NASA has returned to Boeing [NYSE: BA] for its next-generation series of Tracking and Data Relay Satellites (TDRS), continuing the communications satellite line that began with the launch of TDRS H in 2000 and, coupled with Boeing's other work for NASA, spans more than four decades. Valued at $695 million, $1.2 billion if all options are exercised, the contract calls for two spacecraft and increases Boeing's satellite backlog to 27 spacecraft. The TDRS-K satellite will be ready for launch in 2012, and TDRS-L will be ready for launch in 2013.
"This contract includes the design and manufacturing of the TDRS K series satellites as well as upgrades to NASA's TDRS system ground terminals, and builds upon Boeing's long and successful history with NASA," said Howard Chambers, vice president and general manager of Boeing Space and Intelligence Systems. "Three Boeing-built TDRS satellites are currently providing critical services to NASA and the nation's space program, and we are committed to delivering satellites that expand the communications relay needs of NASA and its teams. Space-based communications assets are critical to the infrastructure of manned spaceflight systems, and TDRS plays an important role."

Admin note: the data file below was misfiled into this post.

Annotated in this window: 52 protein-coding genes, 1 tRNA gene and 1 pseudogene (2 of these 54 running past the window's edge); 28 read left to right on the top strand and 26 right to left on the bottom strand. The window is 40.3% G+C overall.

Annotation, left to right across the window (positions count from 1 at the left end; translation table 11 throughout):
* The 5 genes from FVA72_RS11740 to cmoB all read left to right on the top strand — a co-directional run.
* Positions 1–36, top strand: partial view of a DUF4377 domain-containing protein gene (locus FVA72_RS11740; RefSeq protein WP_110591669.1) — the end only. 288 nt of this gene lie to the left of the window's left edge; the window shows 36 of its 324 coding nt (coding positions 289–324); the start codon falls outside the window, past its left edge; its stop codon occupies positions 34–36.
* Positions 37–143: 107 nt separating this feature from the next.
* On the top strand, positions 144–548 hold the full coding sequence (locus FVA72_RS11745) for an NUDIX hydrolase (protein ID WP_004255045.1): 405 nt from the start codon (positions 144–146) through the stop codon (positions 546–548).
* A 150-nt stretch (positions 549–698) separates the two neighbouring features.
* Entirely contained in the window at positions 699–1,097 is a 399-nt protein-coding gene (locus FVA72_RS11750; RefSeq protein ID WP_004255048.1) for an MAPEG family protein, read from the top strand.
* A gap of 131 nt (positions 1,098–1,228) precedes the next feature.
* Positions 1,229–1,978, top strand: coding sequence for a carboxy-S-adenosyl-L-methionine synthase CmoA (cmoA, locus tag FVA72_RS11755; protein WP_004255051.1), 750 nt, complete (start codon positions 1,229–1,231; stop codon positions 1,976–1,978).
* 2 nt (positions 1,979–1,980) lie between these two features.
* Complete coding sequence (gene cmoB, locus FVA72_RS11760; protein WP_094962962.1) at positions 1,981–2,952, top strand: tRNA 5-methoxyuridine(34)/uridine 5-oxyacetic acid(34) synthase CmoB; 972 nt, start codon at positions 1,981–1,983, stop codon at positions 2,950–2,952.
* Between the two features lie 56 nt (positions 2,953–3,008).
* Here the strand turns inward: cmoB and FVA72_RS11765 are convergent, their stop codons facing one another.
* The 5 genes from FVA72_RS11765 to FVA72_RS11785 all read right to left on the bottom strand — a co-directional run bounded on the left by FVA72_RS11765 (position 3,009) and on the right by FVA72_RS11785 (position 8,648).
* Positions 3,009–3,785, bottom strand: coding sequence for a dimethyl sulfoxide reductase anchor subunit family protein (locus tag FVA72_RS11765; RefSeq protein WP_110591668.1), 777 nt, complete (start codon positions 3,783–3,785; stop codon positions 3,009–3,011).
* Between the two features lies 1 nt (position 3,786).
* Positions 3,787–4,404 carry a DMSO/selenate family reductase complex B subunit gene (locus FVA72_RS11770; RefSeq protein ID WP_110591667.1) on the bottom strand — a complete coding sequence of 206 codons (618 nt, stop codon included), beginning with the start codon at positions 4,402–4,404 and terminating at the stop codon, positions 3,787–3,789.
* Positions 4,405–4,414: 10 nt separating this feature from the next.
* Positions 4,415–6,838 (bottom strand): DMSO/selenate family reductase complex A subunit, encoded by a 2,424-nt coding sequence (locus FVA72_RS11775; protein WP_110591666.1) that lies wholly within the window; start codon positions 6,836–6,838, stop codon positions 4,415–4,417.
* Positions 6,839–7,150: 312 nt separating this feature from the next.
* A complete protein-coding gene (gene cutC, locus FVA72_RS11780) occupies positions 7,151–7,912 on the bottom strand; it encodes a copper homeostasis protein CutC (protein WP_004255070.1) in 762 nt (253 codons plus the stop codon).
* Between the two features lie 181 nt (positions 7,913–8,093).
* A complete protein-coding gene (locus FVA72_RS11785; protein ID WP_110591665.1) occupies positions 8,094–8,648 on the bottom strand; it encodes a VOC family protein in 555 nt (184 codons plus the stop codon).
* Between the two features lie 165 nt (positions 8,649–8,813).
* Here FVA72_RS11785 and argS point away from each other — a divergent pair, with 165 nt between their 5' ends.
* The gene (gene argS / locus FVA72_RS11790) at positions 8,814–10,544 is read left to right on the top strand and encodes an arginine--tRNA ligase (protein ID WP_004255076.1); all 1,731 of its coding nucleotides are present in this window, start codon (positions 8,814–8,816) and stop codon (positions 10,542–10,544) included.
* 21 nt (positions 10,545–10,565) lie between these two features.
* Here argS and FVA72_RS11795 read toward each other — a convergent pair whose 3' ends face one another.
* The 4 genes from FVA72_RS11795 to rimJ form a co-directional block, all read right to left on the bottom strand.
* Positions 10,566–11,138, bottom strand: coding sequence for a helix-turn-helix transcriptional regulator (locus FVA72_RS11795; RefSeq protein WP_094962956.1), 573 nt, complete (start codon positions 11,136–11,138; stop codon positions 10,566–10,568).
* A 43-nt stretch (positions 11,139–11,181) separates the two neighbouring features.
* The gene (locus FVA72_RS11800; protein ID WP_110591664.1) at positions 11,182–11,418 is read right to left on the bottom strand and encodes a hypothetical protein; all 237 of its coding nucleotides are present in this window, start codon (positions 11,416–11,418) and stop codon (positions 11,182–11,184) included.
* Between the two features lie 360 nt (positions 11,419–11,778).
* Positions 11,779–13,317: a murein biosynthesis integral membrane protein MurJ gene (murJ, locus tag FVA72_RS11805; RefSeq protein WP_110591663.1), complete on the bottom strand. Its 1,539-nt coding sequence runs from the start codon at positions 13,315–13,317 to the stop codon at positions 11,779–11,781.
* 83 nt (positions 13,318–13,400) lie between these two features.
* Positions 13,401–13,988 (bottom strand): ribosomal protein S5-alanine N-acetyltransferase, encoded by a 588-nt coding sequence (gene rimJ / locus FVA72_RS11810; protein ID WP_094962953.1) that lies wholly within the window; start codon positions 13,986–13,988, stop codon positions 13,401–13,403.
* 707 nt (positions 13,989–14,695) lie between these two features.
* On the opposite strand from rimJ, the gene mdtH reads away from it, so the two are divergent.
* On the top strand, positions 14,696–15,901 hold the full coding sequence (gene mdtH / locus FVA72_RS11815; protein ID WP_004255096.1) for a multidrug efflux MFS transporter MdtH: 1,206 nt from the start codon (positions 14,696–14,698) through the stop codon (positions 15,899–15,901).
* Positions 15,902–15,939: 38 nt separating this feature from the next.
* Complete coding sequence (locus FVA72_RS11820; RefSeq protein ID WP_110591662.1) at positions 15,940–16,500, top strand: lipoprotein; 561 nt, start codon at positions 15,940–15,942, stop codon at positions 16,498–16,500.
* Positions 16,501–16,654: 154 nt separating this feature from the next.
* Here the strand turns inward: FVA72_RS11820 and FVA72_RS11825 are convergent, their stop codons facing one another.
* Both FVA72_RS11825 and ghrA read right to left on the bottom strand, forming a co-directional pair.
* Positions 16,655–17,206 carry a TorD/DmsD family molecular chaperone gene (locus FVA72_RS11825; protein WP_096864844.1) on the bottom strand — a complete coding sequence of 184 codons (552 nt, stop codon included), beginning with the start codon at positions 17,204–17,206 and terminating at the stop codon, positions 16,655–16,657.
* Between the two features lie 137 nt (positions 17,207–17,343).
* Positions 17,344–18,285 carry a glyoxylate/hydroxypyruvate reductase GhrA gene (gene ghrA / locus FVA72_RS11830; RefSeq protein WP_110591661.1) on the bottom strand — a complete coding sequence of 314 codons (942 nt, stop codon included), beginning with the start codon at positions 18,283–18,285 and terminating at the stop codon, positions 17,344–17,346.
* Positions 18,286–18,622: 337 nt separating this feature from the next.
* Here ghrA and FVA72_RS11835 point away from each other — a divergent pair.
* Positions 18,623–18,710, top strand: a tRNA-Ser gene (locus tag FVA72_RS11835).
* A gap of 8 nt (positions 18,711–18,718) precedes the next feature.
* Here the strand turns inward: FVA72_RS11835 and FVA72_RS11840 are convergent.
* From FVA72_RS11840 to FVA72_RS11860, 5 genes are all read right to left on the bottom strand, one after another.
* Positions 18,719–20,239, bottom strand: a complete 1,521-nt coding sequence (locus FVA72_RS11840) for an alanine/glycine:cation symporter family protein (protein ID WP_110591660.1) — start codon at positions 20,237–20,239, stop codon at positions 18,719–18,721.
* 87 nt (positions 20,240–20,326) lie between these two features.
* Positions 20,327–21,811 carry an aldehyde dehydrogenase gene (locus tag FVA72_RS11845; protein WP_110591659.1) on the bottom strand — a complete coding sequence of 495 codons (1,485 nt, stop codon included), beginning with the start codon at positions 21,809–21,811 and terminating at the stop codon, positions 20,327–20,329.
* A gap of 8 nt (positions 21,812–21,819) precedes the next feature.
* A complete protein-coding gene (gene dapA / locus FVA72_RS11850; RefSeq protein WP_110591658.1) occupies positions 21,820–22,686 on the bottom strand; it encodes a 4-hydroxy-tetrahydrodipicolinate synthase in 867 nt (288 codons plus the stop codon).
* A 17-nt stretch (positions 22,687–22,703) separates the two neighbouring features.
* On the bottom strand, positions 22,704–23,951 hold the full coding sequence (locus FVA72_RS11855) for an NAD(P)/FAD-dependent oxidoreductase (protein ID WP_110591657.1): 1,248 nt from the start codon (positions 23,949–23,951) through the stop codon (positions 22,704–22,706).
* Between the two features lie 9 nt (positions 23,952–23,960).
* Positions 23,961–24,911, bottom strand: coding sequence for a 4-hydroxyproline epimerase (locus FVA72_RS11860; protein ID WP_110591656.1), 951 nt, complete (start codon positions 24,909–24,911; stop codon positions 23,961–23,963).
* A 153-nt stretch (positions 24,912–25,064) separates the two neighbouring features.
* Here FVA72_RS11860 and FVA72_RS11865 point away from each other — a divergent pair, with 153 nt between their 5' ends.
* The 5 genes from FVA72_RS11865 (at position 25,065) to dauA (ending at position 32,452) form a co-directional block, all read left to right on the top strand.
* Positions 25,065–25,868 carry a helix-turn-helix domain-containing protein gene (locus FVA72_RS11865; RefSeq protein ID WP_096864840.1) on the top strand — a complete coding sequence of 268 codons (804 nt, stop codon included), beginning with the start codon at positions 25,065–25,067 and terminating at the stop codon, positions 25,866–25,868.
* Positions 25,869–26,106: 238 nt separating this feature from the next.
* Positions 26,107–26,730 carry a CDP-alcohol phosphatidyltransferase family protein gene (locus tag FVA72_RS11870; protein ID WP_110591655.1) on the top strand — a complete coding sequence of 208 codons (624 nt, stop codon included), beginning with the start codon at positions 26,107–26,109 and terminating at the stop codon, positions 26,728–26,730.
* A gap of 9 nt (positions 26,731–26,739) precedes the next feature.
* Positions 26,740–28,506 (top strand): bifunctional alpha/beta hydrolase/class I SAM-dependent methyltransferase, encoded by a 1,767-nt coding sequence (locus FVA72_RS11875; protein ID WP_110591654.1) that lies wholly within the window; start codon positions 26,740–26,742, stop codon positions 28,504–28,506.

The satellites incorporate a modern design based on flight-proven performance. The three previous TDRS satellites were based on Boeing 702-class electronics, which are still the standard for the newest spacecraft Boeing is building today. Additionally, Boeing has modernized the technologies in the payload, power and propulsion subsystems to current state-of-the-art technologies being used in other Boeing-built spacecraft.
Boeing offered the best choice for mission suitability with low risk that will expand the capabilities of NASA's Tracking and Data Relay Satellite System. This communication signal relay system provides tracking and data acquisition services between Earth-orbiting spacecraft, such as the International Space Station, the space shuttle, the Orion crew exploration vehicle, and their respective control and data processing facilities.
Boeing has teamed with General Dynamics, which will update and modify the existing TDRS system ground terminals, located near Las Cruces, N.M. The ground terminals, known as the White Sands Complex, are the primary two-way communications link between the TDRS satellites and the ground-based elements of the TDRS system communications network.
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